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Tulane Environmental Law Journal




Is land use planning fundamentally different from other forms of central planning? If so, does that difference suggest that land use planning will succeed where other forms of central planning failed? We conclude that land use planning is not fundamentally different from other forms of economic central planning. Further, the working of the market economy, and the long-term success of America's economy, is intertwined in the clear and certain rights and responsibilities generated by the common law of property. The complexity of the modem world does not diminish the need for private property; indeed, it strengthens its imperative. Returning to a feudal conception of property is bad for personal freedom, bad for civil society, and bad for the environment.

The last part of the foregoing bears particular emphasis. Too often, defense of property rights is linked to a rejection of socially laudatory goals. Protecting property rights does not mean acquiescing in the destruction of the environment, the blighting of urban landscapes, or callous disregard for the suffering of others. Property rights, along with markets and the common law, make up an institution that is quite successful at not only allowing but facilitating such goals and has long been recognized as such. For example, historian Richard Pipes notes that "early [Christian] church theoreticians saw property as 'another disciplinary institution intended to check and counteract the vicious disposition of men." Our argument here is not that rights should be protected to privilege the few, but that the failure to protect property rights will not only impoverish the many but harm the environment as well. Note also that our argument is not simply that planning has been a tool of brutal totalitarian regimes, but that even a pure democratic system run by benevolent wise persons has deep flaws that prevent it from achieving its stated aims.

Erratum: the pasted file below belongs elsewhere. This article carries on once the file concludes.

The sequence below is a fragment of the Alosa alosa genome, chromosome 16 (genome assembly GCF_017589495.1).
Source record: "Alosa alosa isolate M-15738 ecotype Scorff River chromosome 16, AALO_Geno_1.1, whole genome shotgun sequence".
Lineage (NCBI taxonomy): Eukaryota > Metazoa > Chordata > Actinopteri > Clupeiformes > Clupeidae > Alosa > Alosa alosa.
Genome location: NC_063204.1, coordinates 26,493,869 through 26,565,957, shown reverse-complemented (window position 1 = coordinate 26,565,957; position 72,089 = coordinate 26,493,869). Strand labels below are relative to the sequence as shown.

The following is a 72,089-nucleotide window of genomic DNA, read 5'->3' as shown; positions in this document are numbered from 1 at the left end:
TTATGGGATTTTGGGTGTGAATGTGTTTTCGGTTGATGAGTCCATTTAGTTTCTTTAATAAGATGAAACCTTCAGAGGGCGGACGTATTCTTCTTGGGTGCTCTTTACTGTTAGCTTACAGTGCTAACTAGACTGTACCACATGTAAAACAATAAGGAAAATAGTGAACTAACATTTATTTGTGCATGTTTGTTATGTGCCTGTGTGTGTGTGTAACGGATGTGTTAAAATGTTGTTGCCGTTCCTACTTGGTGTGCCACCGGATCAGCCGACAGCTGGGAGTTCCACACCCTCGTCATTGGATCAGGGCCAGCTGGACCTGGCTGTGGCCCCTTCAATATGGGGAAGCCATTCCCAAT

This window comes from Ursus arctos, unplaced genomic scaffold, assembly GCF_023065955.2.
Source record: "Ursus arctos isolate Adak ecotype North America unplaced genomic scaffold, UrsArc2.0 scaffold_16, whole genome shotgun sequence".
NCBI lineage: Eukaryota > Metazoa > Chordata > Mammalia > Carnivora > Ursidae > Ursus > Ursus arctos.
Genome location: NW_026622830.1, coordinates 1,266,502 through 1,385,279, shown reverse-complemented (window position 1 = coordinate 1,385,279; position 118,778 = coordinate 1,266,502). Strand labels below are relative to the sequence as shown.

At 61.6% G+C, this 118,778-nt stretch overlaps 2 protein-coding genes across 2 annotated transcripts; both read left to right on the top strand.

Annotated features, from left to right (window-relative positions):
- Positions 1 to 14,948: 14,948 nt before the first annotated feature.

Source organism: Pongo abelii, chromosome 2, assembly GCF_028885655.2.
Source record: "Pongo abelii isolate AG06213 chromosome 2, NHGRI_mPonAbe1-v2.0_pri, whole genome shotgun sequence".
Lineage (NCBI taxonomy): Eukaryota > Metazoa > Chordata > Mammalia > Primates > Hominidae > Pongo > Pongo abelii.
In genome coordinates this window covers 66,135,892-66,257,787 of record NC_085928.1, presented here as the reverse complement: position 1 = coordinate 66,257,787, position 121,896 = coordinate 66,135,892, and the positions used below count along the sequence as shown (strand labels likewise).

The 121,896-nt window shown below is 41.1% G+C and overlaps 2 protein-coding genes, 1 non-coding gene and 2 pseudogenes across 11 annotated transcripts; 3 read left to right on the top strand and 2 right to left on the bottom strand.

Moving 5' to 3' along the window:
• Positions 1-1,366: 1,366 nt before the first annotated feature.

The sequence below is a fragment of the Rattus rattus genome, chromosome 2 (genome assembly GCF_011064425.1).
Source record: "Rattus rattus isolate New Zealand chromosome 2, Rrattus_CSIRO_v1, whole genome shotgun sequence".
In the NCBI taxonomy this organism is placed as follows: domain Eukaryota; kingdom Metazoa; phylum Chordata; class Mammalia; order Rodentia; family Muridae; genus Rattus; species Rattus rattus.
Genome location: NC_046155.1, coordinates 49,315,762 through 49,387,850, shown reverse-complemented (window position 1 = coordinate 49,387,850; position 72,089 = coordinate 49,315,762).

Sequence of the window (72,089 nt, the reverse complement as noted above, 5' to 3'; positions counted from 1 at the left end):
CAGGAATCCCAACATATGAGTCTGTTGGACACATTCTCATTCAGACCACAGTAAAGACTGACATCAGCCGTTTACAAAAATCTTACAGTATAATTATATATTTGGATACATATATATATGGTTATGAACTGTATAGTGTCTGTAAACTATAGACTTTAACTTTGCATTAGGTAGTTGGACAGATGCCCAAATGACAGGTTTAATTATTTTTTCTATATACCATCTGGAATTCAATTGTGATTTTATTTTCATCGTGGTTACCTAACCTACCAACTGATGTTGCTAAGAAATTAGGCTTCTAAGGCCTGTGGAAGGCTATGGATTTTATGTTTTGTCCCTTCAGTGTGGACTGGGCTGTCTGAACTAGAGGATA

In Part I we briefly describe the nature of common law property rights rules. In Part II we examine the corrupted form of property rights, which we label "administrative property," developing today through application of the planning model to land use. In Part III we explore how common law property rights work better than the corrupted modern version for resolving the contemporary problems planning attempts to address.

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Tulane University School of Law

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